Awards & Competitions are Good for Business – Choose them Wisely

Submitting winning applications
The Winner Is…

With National Enterprise Awards just completed, Competitive Start Fund open, and Horizon Europe underway, I started thinking about the pros and cons of entering business competitions.  Whether you’re a start-up competing for a place on an accelerator programme, university researchers looking for commercialisation funding, or an established business seeking to raise your profile, these tips can save you blood, sweat and tears.

Before you start – STOP.  Consider the time and effort required to submit the application.  Don’t apply to so many different things that you neglect the day job.  Be Choosy!

  • Be honest about the WHY. Is is money, kudos, connections? Think about ALL the potential benefits.
  • Entering a competition can be a useful way to work through and articulate plans for your business.  Most of us are more comfortable with some areas than others.  Answering questions about the bits we least enjoy can be very valuable.
  • Beware paying an expert to submit an application on your behalf. (This is a big issue with Horizon 2020, where some “Professional Application Advisors” snaffle 100% of phase 1 funding by dangling the carrot of achieving bigger phase 2 money.) I’m saying proceed with caution rather than never do it.
  • If others are completing different parts of the application, be clear as to who does what by when.
  • Review the application openly as a team.
  • Don’t wait until 5 minutes before the deadline to start uploading the application.
  • You can’t win ‘em all, but you can learn from them.

THINK OF THE SPONSOR AS YOUR CUSTOMER – Plan your submission as if they’re your ideal client.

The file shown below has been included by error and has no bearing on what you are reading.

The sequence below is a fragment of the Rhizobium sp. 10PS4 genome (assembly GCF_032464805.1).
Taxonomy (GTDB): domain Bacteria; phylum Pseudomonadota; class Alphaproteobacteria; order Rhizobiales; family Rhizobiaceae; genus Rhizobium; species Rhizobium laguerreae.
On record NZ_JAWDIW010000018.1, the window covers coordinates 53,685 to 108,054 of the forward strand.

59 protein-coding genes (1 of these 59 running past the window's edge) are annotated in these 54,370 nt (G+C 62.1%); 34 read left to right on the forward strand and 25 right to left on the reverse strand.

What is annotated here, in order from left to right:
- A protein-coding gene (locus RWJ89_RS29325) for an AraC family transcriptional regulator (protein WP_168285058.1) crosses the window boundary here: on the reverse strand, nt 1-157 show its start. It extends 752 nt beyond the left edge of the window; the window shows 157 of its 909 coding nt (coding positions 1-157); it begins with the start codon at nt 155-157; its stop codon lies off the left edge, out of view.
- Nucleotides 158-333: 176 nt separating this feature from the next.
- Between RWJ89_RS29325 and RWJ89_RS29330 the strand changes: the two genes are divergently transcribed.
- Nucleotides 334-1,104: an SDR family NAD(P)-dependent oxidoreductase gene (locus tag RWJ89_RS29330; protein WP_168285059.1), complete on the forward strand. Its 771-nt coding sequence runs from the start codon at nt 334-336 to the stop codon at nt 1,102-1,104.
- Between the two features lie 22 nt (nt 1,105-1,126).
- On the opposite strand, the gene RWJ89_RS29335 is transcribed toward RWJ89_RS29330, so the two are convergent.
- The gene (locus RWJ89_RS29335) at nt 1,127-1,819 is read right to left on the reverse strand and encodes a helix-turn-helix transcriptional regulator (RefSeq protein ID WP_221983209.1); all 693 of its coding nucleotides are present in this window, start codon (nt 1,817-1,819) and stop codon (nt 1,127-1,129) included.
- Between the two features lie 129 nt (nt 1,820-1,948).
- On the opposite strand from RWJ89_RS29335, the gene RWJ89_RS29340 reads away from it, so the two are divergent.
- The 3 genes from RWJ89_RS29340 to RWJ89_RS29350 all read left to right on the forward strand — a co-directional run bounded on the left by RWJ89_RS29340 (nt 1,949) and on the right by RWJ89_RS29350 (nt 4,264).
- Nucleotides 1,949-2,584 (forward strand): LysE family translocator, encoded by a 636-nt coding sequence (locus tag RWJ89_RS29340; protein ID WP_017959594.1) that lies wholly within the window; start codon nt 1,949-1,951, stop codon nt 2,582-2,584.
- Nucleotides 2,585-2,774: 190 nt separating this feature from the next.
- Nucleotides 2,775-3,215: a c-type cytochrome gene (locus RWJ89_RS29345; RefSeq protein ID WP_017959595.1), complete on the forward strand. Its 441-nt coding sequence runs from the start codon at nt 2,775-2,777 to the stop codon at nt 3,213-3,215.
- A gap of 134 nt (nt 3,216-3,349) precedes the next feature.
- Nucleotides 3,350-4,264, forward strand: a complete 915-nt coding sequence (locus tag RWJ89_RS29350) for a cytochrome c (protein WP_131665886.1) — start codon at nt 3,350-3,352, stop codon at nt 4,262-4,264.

• Read the rules – do you meet the entry criteria?
  • Follow the guidance given by sponsors.
  • Consider what THEY want to achieve.
  • Make it as easy as possible for the evaluator.
  • When submitting through an on-line portal, its best to prep your answers in Word to get a character and word count, then copy the text to the screen.
  • Don’t just cut and paste from your last application, adapt content to meet THEIR objective.
  • Use every opportunity to attach documents, video etc.
  • Get someone else to review your application before submission.
  • Regardless of the result, ask for feedback.

HOW EVALUATORS THINK.  Having triaged applications to multiple competitions – I want an application to make me smile.  Here are some common pitfalls I see…

How Evaluators Think
  • CONFUSED VALUE PROPOSITION. I have to be able to understand what you do.
  • Small TEAM seeming to be able to do everything/unclear roles and responsibilities.
  • Unrealistic/inconsistent MILESTONES.
  • Poor assessment of the COMPETITION.
  • Insufficient understanding of the CHALLENGES/RISKS, and how you’ll mitigate them.
  • Too much focus on the technology and features, and not enough on the business model, development plan, or customer traction.
  • The PLAN OF WORK needs to reflect the award (i.e. the sponsor has to meet their KPIs and get value for money).

IF YOU WIN, congratulate yourself and the team, tell the world, and follow through with the plans you committed to.  Build a relationship with the sponsors.  If they like you, they’ll stay with you for the longer term.  If you lose, take the feedback into consideration for the next time.







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